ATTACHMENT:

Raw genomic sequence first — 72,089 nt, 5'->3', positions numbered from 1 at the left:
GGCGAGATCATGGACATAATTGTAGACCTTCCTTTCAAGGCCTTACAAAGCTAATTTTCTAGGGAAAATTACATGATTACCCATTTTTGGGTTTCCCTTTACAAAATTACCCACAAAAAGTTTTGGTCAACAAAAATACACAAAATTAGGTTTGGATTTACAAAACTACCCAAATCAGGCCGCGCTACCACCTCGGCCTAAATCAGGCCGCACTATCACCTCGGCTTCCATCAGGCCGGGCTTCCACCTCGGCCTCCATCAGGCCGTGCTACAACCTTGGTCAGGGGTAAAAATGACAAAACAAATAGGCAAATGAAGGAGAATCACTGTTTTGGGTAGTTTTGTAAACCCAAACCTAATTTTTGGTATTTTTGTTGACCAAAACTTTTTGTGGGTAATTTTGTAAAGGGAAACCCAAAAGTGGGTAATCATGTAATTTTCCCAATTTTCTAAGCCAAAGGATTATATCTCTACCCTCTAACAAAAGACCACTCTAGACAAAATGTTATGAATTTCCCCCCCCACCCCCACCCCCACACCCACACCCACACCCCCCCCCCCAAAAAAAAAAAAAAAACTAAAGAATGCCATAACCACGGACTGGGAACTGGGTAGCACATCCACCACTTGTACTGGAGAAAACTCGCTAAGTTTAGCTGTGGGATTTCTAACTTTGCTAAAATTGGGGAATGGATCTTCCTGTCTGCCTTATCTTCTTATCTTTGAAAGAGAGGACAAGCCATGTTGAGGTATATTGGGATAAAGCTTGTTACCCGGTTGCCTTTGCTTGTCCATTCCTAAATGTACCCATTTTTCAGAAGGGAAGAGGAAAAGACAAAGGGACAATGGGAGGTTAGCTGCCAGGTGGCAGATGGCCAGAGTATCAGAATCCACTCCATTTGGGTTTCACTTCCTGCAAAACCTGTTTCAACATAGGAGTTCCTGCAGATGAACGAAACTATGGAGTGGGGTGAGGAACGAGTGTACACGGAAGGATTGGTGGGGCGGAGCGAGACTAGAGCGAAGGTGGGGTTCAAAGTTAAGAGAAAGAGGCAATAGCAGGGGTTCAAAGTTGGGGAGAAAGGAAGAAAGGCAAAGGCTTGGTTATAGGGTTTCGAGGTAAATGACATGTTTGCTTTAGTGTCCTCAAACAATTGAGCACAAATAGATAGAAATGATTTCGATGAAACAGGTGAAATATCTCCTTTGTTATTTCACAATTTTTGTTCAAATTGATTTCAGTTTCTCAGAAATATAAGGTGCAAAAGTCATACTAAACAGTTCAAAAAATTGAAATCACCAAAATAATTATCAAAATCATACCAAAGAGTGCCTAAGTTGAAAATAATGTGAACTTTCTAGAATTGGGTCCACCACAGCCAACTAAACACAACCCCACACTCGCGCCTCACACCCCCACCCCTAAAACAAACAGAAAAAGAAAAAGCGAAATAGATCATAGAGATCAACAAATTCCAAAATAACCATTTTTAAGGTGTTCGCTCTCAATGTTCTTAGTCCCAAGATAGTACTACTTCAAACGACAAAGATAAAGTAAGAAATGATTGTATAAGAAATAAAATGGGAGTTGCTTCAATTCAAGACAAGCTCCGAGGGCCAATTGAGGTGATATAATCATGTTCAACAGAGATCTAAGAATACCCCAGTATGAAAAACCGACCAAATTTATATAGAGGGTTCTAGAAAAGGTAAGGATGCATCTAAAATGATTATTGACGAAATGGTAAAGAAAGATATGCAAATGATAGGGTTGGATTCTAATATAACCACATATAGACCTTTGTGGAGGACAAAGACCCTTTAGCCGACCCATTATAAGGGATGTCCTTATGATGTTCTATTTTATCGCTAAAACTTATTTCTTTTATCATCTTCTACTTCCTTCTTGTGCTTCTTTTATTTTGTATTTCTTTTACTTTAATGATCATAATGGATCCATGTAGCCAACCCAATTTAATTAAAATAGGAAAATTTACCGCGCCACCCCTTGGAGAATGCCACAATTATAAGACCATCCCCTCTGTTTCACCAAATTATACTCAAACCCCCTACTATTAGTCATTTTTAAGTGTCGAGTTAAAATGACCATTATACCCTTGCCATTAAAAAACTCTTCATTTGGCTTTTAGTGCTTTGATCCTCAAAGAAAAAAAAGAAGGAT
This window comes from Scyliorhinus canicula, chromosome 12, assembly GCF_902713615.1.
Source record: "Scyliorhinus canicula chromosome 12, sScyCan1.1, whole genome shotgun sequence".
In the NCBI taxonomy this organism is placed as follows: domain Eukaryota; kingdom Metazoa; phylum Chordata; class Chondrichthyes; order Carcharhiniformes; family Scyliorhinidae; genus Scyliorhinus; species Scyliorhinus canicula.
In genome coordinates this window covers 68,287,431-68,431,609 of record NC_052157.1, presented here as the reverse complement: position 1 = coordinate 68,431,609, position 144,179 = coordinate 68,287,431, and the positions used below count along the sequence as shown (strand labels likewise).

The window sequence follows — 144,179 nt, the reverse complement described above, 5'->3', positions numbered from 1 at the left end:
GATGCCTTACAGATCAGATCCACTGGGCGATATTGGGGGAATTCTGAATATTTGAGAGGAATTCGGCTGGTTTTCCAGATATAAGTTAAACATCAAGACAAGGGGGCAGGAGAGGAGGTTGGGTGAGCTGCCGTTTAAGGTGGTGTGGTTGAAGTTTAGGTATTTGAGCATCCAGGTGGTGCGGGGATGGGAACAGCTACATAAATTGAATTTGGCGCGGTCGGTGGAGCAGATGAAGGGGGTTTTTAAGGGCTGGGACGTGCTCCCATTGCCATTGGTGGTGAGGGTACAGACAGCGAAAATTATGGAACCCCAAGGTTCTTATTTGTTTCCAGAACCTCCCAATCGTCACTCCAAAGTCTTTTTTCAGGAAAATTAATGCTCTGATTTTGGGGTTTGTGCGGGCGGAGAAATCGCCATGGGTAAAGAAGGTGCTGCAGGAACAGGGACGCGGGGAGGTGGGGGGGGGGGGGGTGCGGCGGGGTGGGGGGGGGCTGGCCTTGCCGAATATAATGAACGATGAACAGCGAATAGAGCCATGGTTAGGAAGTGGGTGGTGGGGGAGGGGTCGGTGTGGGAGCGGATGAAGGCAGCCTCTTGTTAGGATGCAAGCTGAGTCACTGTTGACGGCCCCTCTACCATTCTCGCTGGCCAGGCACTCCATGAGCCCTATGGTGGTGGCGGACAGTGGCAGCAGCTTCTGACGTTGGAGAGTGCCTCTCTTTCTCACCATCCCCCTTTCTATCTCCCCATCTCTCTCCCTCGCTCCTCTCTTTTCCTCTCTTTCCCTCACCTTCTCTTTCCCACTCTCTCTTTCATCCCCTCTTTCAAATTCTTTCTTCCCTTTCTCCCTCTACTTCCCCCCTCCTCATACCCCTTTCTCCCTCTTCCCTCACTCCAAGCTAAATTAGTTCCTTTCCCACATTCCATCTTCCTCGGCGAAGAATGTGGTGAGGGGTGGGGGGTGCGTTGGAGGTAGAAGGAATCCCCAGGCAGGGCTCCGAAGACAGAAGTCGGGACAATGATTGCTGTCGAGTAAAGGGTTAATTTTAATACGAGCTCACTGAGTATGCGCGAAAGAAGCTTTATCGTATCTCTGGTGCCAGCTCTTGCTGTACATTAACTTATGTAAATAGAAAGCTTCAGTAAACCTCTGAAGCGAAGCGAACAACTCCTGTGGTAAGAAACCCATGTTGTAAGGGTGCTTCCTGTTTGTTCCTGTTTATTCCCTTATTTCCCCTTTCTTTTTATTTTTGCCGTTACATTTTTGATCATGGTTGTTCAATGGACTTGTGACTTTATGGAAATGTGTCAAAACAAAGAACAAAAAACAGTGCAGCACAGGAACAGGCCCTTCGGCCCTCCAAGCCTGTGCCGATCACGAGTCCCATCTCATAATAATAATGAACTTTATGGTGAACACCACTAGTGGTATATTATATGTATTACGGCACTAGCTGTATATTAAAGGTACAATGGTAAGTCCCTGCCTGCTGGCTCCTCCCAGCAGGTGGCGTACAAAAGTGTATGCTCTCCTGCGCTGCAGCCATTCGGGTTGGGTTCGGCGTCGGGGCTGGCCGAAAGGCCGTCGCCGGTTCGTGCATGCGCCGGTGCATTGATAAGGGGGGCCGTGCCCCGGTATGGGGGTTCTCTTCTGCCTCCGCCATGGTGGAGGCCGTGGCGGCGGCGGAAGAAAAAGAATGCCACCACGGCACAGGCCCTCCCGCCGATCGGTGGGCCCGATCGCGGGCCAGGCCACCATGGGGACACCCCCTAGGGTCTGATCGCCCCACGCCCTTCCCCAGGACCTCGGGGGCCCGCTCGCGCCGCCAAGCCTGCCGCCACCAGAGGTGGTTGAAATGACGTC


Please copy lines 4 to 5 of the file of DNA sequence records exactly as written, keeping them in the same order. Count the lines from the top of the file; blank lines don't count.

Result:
Source record: "Scyliorhinus canicula chromosome 12, sScyCan1.1, whole genome shotgun sequence".
In the NCBI taxonomy this organism is placed as follows: domain Eukaryota; kingdom Metazoa; phylum Chordata; class Chondrichthyes; order Carcharhiniformes; family Scyliorhinidae; genus Scyliorhinus; species Scyliorhinus canicula.